"Anyone who stops learning is old, whether at twenty or eighty. Anyone who keeps learning stays young.
The greatest thing in life is to keep your mind young." - Henry Ford

Learning and Success

Learning increases the chance of serendipity--

Founders: Learning should be your top 2013 New Year’s resolution - The Next Web: "Your knowledge can make the difference between failure and success. Learning a new skill can also increase the chance of serendipity, the “magic” moment when seemingly unrelated concepts form an orignal thought in your head.
. . . Udacity offers a range of free online courses from top University professors. A few of the top courses include: Introduction to Artificial Intelligence (CS271): Includes machine learning, probabilistic reasoning, robotics, and natural language processing. How to Build a Startup (EP245) by Steve Blank: You’ll learn the key steps of the Customer Development process. How to identify and engage the first customers for your product, and how to gather, evaluate and use their feedback to make your product, marketing and business model far stronger. Also worth subscribing to is Venture Lab – a series of startup courses online from Stanford University, for free."

COLSD: "In “Public Online Charter School Students: Choices, Perceptions, and Traits,” Paul Kim, Flora Hisook Kim, and Arafeh Karimi, of Stanford University, attempt to begin generating an explanation as to why students decide to enroll in online schools. Enrollment in online learning is increasing rapidly, by approximately 20% every year. It is obvious why parents are drawn to online learning: such programs offer individualized programs and progress reports that can be viewed by students, parents, and teachers, leaving no one in the dark as to how a given student’s education is progressing. However, it is not clear why students are turning to online learning.  According to the authors, “students who consider online education do not necessarily understand what may actually be required in online learning. As a result, students often discover that online learning requires much more active participation and a much higher level of self-regulation.” "

The Minerva Project and the Investment Bubble in Online Education | MIT Technology Review: "Harvard, by many measures the most prestigious college in the U.S., has been at it for nearly 400 years. Ben Nelson, founder of an online education startup called the Minerva Project, says he can do equally well in just three.
Minerva is one of the least-publicized but also most well-funded and audacious of the current crop of online education startups. Funded with $25 million from Benchmark Capital—one of the well-known venture-capital firm's largest-ever investments—Minerva says it will begin accepting applicants in 2015 for an entirely Web-based college program. The resulting undergraduate degree, it promises, will have all the prestige of anything the Ivy League can offer, but at half the cost. Many people would dismiss Minerva's notion of some sort of instant online Harvard as the fever dream of someone who had sat through one too many TED talks. But the for-profit company's assumptions about how the Internet will change education can be found, to varying degrees, in most of the scores of startups now getting venture money to do instruction online. . . ."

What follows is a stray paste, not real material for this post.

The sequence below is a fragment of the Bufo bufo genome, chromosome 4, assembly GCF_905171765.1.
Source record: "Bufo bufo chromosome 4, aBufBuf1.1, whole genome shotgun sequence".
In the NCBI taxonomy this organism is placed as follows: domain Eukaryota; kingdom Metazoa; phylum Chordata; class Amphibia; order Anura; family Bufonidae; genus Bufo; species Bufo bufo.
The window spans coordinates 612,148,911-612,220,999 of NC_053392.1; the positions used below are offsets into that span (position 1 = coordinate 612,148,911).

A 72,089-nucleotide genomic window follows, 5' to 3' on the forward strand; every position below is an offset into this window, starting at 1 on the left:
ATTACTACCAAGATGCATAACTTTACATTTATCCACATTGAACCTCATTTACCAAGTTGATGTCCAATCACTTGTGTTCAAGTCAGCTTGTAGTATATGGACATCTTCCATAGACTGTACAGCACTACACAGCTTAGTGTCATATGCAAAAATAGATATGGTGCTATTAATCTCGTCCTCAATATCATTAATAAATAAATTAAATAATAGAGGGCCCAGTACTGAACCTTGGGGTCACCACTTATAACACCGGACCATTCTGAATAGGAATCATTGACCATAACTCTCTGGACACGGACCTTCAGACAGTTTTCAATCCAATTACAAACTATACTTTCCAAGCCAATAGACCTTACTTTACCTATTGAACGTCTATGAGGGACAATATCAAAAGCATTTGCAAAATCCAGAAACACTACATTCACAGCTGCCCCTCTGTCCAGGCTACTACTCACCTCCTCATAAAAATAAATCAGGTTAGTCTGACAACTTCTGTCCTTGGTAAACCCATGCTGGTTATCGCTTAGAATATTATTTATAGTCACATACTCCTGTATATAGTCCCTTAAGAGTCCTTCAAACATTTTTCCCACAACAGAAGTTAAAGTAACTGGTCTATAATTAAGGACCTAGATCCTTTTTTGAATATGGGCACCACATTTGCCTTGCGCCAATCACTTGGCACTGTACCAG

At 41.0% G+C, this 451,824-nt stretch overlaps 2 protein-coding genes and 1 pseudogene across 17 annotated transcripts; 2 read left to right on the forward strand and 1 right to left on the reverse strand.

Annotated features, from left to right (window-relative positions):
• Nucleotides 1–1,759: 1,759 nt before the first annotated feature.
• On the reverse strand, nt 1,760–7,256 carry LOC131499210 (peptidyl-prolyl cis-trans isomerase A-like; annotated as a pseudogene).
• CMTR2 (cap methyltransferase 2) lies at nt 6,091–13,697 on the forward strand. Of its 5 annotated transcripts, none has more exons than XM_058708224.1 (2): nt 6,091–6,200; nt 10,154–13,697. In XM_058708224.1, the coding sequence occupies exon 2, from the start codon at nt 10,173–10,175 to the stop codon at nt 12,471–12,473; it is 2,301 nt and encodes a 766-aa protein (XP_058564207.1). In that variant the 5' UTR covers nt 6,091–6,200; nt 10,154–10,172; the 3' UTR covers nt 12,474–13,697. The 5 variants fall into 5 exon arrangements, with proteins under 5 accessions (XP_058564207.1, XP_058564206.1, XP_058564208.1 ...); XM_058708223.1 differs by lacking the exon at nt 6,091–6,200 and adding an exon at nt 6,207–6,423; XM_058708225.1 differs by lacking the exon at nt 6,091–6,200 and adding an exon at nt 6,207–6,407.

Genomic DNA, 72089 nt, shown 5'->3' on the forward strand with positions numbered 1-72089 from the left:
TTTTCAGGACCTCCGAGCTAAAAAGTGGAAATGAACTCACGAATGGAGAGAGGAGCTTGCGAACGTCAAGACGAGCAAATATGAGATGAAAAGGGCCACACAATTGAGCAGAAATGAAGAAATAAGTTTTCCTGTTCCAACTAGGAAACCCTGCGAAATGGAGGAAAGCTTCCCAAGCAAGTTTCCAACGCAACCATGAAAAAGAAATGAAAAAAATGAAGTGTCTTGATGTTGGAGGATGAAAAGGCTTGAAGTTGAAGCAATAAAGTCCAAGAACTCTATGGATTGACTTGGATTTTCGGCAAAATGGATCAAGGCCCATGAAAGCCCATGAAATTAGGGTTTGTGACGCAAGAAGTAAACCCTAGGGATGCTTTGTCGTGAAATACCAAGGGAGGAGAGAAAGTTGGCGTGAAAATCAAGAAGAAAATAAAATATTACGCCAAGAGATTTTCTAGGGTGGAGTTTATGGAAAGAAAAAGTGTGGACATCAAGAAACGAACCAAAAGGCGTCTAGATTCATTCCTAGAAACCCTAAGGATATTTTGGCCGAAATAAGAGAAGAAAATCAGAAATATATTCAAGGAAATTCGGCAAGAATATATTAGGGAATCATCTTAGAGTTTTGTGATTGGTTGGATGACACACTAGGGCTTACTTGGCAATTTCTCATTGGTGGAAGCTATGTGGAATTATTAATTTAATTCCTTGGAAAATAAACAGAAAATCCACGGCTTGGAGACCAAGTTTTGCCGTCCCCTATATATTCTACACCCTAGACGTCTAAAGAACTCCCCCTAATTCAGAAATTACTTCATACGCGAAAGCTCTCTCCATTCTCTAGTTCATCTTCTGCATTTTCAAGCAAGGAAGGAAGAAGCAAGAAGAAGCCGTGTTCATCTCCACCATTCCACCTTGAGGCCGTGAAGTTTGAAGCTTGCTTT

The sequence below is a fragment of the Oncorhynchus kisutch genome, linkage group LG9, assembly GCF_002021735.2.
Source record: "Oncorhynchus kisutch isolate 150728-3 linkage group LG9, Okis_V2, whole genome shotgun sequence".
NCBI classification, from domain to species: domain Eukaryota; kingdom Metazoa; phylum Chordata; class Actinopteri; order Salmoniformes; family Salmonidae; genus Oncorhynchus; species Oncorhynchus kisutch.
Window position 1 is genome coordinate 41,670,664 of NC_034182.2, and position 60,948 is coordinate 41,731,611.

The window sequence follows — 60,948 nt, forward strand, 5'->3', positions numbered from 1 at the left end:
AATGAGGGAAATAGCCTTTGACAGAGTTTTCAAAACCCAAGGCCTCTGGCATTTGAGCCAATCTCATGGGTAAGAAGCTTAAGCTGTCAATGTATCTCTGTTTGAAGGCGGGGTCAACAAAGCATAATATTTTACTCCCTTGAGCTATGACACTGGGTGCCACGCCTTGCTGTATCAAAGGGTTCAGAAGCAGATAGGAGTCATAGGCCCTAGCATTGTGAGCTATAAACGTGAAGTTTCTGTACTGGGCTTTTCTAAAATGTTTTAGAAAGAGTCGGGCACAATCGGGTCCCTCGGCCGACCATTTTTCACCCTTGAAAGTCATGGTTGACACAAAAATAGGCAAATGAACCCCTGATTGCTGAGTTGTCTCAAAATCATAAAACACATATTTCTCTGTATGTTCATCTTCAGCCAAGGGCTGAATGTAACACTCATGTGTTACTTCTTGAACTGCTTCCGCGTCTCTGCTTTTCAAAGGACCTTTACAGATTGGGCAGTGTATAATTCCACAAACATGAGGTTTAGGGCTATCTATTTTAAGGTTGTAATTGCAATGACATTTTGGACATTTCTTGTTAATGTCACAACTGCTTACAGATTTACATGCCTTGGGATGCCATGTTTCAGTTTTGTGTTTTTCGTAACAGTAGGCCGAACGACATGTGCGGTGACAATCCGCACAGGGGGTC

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Facing the Unknown in Online Learning

Facing the Unknown in Online Learning - Getting Smart by Beth Purcell: "Sometimes it is simply the unknown that leads people to question online learning. However, when they take the time to see first-hand how it works and the many benefits students gain from having engaged parents serving as learning coaches alongside certified teachers, they often become strong supporters.  As online learning grows in popularity and is offered as an option to families in more and more states, we encourage people to ask questions in order to better understand this learning model, just as they do with so many other innovative tools and technologies that are improving lives
in many other ways.

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30 Myths About eLearning That Need To Die In 2013: "For as long as eLearning has been around, it has been haunted by the voices of those who aim to criticize its authenticity, viability, and quality. But is it true? Do students of traditional institutions boast more success than those who’ve chosen distance learning?
It’s time for some of these myths to die.
1. The technology is unreliable . . . "

A revolution in digital online learning « Online Learning Update: "A revolution in digital online learning